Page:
Cover Up? Calendar Showing Harvard Profs Meeting Sex Criminal Epstein Temporarily Disappears from Website
On Friday, NBC News uncovered a calendar showing at least two Harvard University professors meeting with convicted sex offender Jeffrey Epstein in 2014. Epstein was arrested this past weekend on charges of child sex trafficking, inspiring a new round of concern about the financier's connections to powerful people and institutions. The financier connected himself to Harvard, a school he did not attend, by granting money to the institution — money the university has decided not to return.
Perhaps even worse, after NBC News reached out to Harvard for comment on the calendar, the calendar temporarily disappeared from the internet. PJ Media has reached out to the university and to Genetics Professor George M. Church, who compiled the calendars, for comment. This story will be updated with any comment received from either.
Epstein, who donated $6.5 million to the school's Program for Evolutionary Dynamics in 2003, had phone calls, meetings, and meals with members of the Harvard faculty at least six times in 2014, according to the archived calendar and the NBC News report. Church's personal calendar cataloged numerous meetings with the sex offender. Church holds professorships at Harvard, Harvard Medical School, and the Massachusetts Institute of Technology.
The calendar lists meetings with Epstein: on April 22 at the Genetics Department building; over the phone on April 23; at lunch on June 21; over the phone on September 21; an October 21 teleconference also including James Clement, an independent biomedical researcher; and a dinner on November 30 including Church, Epstein, entrepreneur Joh Ito, Linked-In co-founder Reid Hoffman, and another Harvard professor, Martin Nowak.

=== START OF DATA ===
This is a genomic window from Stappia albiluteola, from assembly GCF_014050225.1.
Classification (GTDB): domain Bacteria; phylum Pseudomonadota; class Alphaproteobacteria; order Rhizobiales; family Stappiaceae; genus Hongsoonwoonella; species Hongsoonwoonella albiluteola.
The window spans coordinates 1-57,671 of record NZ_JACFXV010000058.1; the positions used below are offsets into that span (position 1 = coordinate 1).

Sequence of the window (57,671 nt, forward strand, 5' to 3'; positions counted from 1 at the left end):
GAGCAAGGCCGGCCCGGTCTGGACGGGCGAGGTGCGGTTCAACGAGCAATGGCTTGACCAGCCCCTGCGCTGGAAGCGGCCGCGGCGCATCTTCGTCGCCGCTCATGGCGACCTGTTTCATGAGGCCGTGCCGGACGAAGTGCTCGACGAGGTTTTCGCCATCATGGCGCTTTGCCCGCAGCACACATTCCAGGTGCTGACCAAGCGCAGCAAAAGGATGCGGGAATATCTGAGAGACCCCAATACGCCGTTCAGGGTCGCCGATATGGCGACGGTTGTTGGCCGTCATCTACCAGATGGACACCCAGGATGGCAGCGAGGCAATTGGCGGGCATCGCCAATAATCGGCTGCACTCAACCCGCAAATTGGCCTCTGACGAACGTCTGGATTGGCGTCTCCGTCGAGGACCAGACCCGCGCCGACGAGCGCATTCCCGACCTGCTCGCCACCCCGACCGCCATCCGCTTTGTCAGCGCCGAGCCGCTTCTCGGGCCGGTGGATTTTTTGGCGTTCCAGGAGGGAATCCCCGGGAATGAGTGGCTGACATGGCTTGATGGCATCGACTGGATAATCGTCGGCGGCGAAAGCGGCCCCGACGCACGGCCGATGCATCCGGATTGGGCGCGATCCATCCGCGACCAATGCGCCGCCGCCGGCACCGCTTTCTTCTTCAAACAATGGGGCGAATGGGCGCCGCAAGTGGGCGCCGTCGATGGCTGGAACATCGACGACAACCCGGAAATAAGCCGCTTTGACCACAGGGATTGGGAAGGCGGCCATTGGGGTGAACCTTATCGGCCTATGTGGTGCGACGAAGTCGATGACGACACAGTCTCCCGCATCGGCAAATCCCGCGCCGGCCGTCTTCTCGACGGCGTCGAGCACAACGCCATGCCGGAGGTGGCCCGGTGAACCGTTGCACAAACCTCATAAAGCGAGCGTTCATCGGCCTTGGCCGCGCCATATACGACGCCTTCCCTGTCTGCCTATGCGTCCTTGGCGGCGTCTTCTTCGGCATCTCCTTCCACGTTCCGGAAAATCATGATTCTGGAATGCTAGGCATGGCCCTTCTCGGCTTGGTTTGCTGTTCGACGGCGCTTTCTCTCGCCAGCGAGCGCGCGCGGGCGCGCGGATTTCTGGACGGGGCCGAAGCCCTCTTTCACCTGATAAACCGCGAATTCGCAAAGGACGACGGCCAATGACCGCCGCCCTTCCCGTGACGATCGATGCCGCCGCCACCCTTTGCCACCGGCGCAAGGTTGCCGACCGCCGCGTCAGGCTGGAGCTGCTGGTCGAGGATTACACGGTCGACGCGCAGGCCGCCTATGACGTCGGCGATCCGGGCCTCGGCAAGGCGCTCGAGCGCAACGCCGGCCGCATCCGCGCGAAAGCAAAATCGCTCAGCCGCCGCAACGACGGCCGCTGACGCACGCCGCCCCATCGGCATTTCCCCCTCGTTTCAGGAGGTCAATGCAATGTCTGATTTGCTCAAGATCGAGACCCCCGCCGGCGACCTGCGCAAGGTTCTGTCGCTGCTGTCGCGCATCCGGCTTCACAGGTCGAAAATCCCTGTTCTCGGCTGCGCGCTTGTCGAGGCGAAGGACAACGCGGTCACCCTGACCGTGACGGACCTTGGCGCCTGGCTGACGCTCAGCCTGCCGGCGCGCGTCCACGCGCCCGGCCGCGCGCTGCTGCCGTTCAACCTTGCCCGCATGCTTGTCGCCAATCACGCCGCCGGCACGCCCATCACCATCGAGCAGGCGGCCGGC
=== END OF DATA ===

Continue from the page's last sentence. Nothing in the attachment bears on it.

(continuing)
Epstein has sought to cultivate the public image of a "Harvard man," despite the fact he never attended the school. He donated to the university, frequented office blocks from campus, and flew in his private plane to host seminars there with prominent professors, however. Alan Dershowitz, an emeritus law professor who served as one of Epstein's lawyers, told The Boston Globe how Epstein cultivated this public image.
"He had a close connection to Harvard," Dershowitz admitted. Epstein's foundation sent out press releases referring to the financier as a "Harvard mogul" and "renowned science and Harvard investor."
Dershowitz himself has been caught up in the accusations against Epstein. Two women alleged that Epstein directed them to have sex with Dershowitz, though the lawyer denies ever having met them. Dershowitz also helped negotiate the generous plea deal between Epstein and prosecutors in Florida, including Labor Secretary Alex Acosta, who announced his resignation on Friday in the wake of new charges against Epstein. (On the plea deal, Dershowitz was representing Epstein while Acosta was prosecuting him. Therefore, accusations of Acosta orchestrating the deal are more serious than any aspersions cast on Dershowitz for doing his job.)
Harvard has not returned the donations from Epstein, despite the new round of allegations. "The university has no plans to return the $6.5 million to Epstein," a Harvard spokesperson told USA Today on Thursday. A university source said that the funds were spent for their intended use within a few years after they were received.
Arguably worse, the calendar disappeared from Church's website shortly after NBC News reached out to Harvard for a comment.
"Church's 2014 calendar, which was attached to his personal website, was temporarily removed from the internet after NBC News made inquiries to Harvard," NBC News reported. "It was then restored to the site but in a less prominent position. The calendar link on the site now defaults to a current 2019 schedule."
A Harvard official told the outlet that the university does not control whom faculty members meet with or talk to.
Even so, the question of a cover-up remains. Why did the calendar disappear right after NBC News requested a comment? Did the university direct Church to remove it? Did Church personally decide to remove it?
This story will be updated with any response.
Follow Tyler O'Neil, the author of this article, on Twitter at @Tyler2ONeil.